Equal health care doesn’t stop anemia from hitting African-American children with chronic kidney disease harder than whites with the same condition, according to study findings published in the American Journal of Kidney Disease and reported in a Johns Hopkins Children’s Center press release.

In general, anemia is a condition in which blood has a lower than normal number of red blood cell or those blood cells don’t have enough hemoglobin. Hemoglobin is an iron-rich protein that makes blood red and helps these cells carry oxygen from the lungs to the rest of the body.

When the hemoglobin level in blood dips below a certain number, this usually means a person is anemic.

For the study, researchers checked the hemoglobin levels of 429 chronic kidney disease patients, ages 1 to 16, at 44 U.S. locations. Scientists found that more black kids had less of the protein in their blood compared with white children.

In addition, researchers found that even with treatment fewer black patients than white ones saw an increase in their hemoglobin levels. And as kidney disease progressed in both groups of kids, the hemoglobin gap increased.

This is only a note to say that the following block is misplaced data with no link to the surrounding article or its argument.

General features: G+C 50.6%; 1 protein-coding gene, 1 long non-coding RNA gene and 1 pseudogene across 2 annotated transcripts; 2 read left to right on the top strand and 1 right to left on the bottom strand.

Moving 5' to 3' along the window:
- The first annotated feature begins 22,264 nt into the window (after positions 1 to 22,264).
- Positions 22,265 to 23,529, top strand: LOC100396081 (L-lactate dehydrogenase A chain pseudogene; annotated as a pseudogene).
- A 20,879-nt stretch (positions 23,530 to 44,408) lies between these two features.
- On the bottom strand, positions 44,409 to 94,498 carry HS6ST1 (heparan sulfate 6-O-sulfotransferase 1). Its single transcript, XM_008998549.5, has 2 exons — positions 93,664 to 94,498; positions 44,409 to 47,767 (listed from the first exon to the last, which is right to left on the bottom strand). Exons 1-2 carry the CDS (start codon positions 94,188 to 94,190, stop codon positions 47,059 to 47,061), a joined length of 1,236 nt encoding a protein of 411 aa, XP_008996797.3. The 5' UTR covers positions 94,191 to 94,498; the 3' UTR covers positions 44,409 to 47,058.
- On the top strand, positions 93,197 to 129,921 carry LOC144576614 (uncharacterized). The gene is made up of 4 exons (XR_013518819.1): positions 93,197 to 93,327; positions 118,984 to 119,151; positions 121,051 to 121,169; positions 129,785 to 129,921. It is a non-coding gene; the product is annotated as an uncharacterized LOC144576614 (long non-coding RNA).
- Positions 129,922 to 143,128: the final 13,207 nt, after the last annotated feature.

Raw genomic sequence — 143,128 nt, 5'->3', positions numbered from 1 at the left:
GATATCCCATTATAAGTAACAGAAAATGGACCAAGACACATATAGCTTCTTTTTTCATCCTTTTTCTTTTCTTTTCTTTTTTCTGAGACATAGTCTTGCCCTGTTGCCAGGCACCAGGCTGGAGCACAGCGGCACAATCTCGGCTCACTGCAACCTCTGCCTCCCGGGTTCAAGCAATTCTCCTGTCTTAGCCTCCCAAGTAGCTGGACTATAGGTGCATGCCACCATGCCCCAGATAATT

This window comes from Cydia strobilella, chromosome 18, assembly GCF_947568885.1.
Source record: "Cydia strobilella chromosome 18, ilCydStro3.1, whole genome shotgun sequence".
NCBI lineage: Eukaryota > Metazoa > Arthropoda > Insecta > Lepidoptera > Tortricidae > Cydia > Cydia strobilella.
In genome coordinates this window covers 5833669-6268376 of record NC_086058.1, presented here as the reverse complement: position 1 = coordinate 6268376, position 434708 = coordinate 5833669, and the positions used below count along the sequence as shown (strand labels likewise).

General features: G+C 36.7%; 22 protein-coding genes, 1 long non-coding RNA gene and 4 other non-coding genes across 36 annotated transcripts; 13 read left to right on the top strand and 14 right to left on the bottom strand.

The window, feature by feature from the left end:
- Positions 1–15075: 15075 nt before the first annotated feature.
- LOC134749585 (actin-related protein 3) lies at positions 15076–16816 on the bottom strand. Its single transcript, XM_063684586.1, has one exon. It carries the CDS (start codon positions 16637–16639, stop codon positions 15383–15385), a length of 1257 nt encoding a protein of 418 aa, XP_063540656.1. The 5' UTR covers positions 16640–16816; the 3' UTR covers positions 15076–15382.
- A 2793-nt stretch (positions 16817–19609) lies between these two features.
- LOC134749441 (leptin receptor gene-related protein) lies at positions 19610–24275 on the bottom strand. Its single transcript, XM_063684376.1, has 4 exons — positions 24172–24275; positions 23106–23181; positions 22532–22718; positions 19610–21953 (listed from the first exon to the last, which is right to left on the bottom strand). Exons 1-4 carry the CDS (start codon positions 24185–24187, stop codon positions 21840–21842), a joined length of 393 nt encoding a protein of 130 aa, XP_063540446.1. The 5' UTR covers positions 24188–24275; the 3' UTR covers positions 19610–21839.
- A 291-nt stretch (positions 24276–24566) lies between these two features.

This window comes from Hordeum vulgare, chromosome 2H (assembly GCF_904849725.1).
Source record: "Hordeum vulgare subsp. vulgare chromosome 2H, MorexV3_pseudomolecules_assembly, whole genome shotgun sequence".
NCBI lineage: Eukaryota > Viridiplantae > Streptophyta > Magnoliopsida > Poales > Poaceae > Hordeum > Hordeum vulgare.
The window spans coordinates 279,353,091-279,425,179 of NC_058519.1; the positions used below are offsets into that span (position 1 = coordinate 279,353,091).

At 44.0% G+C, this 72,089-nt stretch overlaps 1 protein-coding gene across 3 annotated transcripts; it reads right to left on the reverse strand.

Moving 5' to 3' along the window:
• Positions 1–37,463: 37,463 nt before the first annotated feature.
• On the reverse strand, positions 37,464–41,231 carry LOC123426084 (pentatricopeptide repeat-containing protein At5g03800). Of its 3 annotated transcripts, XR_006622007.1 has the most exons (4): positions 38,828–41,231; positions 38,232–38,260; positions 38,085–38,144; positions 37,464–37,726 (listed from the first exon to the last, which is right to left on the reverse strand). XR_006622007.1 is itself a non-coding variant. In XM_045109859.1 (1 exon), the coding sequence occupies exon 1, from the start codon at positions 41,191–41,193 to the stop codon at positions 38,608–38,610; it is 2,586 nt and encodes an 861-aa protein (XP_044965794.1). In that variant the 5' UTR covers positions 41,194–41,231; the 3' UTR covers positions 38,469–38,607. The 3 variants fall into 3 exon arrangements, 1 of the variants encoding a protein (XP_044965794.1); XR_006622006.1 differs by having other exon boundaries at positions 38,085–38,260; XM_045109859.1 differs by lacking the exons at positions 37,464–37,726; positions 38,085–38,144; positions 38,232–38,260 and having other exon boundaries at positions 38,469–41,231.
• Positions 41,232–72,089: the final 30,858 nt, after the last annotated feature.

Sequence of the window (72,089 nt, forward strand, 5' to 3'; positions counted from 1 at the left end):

Researchers concluded the findings imply that biological differences—not unequal access to care and treatment—account for why black kids with kidney disease are more seriously threatened by anemia.

“As we move from one-size-fits-all medicine toward individualized medicine, we should study further racial disparities and, perhaps, adjust hemoglobin targets to reflect what appear to be genetic variations,” said Meredith Atkinson, MD, MHS, a pediatric nephrologist at Johns Hopkins Children’s Center in Baltimore, and the study’s lead author.

Scientists also said they’re aware adults with chronic kidney disease exhibit racial differences in hemoglobin levels. And they know that healthy black and white children show slight variations in the protein’s level.

But where doctors must be careful, researchers said, is distinguishing between real anemia and race-related variations in hemoglobin levels.

Read about how diabetes and hypertension can trigger chronic kidney disease in RH’s “The Kidney Punch.”